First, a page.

What influences State Friendly voting in the Norwegian Supreme Court?. An Analysis of dissenting Supreme Court Decisions from 1991 to 2012
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Abstract The aim of this thesis is investigate if the Norwegian Supreme Court exhibits a state friendly nature when they vote in dissenting civilian cases where one of the litigants is the state in the time period 1991-2012. The state friendly hypothesis holds that the state tends to win more cases than private litigants, and that this tendency can't be explained by only the legal aspects of a case. Therefore this thesis will explore the non-legal factors that are apt to influence how a justice votes. Some of these factors are the ideology of the justice, measured by appointing government, the personal traits of the justice, factors connected to the case and the influence of the collegial nature of the court. This can be summed up in the research question: What factors influences the Supreme Court Justices in dissenting cases where the state is one of the litigants. There are several theoretical models for analysing the voting behaviour of the Supreme Court. The most central of these models in this thesis is the Attitudinal Model. The thesis features an in-depth discussion on why the Attitudinal Model is applicable for research on the Norwegian Supreme Court To test the hypothesis, the thesis utilises a logistical regression model consisting of 509 justice-observations. The optimal model for analysing hierarchical data, a multilevel model could not be used in this analysis because this model is not applicable when only analysing dissenting cases. The lack of multilevel analysis made panel effects mostly impossible to determine. The results of the analysis show that justices appointed by social-democratic governments are statistically more likely to vote in favour of the state than justices appointed by non-social democratic governments. The results also showed that former occupation in the Legislation Department was had an especially strong positive effect for voting for the state, while being a former law professor had a negative effect. In addition the results showed that the degree of state friendliness varied between different areas of the law.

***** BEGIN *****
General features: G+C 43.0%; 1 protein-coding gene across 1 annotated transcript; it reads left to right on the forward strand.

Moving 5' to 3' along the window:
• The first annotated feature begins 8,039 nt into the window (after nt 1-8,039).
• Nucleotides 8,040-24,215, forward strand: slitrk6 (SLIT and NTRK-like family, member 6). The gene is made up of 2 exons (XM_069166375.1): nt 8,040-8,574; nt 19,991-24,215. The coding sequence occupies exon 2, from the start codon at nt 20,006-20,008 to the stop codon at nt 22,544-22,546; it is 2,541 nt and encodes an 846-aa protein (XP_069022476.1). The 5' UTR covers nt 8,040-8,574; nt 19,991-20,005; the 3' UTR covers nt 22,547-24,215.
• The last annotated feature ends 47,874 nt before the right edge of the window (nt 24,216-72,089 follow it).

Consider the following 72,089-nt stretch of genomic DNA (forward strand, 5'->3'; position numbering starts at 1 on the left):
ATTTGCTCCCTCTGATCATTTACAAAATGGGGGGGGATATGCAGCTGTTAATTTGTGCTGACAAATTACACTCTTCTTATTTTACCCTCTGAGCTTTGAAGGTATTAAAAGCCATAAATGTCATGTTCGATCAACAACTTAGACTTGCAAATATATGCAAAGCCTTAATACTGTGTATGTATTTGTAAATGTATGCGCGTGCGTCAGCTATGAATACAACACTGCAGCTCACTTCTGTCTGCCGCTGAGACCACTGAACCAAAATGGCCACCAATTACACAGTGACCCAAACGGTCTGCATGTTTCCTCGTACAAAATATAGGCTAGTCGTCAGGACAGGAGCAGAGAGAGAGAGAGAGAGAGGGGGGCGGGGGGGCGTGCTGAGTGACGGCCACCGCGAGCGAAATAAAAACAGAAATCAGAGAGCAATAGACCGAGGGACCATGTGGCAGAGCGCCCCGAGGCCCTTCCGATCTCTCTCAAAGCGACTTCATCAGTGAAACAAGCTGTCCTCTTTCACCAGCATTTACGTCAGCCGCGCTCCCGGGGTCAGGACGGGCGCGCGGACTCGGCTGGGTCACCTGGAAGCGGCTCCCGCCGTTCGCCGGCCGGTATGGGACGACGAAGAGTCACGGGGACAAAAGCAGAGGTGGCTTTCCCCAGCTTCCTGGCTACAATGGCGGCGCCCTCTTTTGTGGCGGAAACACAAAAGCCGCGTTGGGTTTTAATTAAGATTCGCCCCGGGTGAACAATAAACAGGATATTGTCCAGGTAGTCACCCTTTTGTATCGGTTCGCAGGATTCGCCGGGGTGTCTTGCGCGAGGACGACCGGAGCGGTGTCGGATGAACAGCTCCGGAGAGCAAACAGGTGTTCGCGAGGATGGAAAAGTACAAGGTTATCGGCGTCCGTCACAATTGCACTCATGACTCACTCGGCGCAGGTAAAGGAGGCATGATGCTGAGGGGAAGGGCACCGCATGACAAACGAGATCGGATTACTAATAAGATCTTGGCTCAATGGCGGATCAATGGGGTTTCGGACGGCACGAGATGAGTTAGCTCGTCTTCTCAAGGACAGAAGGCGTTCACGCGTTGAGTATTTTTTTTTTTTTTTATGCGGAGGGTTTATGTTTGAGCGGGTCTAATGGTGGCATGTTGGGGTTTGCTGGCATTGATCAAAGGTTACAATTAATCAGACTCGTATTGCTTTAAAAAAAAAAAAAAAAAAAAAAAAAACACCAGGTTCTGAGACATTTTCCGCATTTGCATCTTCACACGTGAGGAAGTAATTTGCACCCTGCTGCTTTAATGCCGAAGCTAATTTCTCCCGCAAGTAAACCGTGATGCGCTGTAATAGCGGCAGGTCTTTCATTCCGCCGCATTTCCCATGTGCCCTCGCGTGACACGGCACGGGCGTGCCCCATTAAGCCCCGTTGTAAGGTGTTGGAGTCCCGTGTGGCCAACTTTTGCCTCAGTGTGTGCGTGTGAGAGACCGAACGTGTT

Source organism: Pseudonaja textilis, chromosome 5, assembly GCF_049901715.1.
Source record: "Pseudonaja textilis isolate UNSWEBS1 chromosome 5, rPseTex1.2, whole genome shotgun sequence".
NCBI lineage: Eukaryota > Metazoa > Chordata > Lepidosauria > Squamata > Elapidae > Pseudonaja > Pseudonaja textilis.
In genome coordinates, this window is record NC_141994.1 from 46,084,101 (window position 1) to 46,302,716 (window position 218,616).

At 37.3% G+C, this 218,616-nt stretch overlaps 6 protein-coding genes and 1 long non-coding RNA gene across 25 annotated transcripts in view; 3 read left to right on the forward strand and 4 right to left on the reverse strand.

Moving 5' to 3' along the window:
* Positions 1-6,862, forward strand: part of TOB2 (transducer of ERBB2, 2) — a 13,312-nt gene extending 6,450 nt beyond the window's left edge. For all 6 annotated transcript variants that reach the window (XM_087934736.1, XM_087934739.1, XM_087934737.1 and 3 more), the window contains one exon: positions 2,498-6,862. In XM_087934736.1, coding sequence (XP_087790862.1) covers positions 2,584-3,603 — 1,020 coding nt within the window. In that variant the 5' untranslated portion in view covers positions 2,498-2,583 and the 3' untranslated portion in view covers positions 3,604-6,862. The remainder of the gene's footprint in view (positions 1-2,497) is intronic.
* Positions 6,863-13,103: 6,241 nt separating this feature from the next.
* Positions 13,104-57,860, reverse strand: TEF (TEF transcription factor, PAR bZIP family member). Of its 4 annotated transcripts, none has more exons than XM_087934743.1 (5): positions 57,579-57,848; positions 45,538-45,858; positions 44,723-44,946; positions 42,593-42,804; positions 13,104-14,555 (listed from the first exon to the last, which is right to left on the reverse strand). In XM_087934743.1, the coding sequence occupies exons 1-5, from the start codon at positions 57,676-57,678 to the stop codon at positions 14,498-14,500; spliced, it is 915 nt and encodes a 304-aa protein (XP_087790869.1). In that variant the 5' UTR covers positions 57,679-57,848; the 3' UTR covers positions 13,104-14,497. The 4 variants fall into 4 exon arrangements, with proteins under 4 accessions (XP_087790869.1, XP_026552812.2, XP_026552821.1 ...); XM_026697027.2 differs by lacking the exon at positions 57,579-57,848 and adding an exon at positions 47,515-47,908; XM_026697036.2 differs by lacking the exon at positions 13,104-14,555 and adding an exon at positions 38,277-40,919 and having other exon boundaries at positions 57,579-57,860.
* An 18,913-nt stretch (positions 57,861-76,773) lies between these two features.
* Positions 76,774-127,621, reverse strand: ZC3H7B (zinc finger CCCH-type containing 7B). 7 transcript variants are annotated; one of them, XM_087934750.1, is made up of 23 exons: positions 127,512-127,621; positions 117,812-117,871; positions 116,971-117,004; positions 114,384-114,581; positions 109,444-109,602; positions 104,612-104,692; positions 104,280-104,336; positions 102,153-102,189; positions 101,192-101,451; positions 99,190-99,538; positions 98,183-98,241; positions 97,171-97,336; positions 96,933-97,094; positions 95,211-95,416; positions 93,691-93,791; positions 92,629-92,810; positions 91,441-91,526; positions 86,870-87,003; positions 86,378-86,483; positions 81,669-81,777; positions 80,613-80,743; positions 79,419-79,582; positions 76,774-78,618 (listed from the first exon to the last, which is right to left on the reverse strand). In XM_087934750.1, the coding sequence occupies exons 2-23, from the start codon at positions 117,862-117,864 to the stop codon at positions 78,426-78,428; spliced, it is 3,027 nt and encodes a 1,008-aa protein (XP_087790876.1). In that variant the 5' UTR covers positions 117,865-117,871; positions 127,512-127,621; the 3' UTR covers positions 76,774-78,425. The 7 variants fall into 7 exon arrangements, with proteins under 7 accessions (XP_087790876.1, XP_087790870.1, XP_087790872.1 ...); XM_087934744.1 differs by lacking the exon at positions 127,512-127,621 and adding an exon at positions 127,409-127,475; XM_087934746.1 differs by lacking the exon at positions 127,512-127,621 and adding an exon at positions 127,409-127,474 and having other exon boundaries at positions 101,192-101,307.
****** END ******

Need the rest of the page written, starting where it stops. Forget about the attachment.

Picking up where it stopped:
PublisherThe University of Bergen
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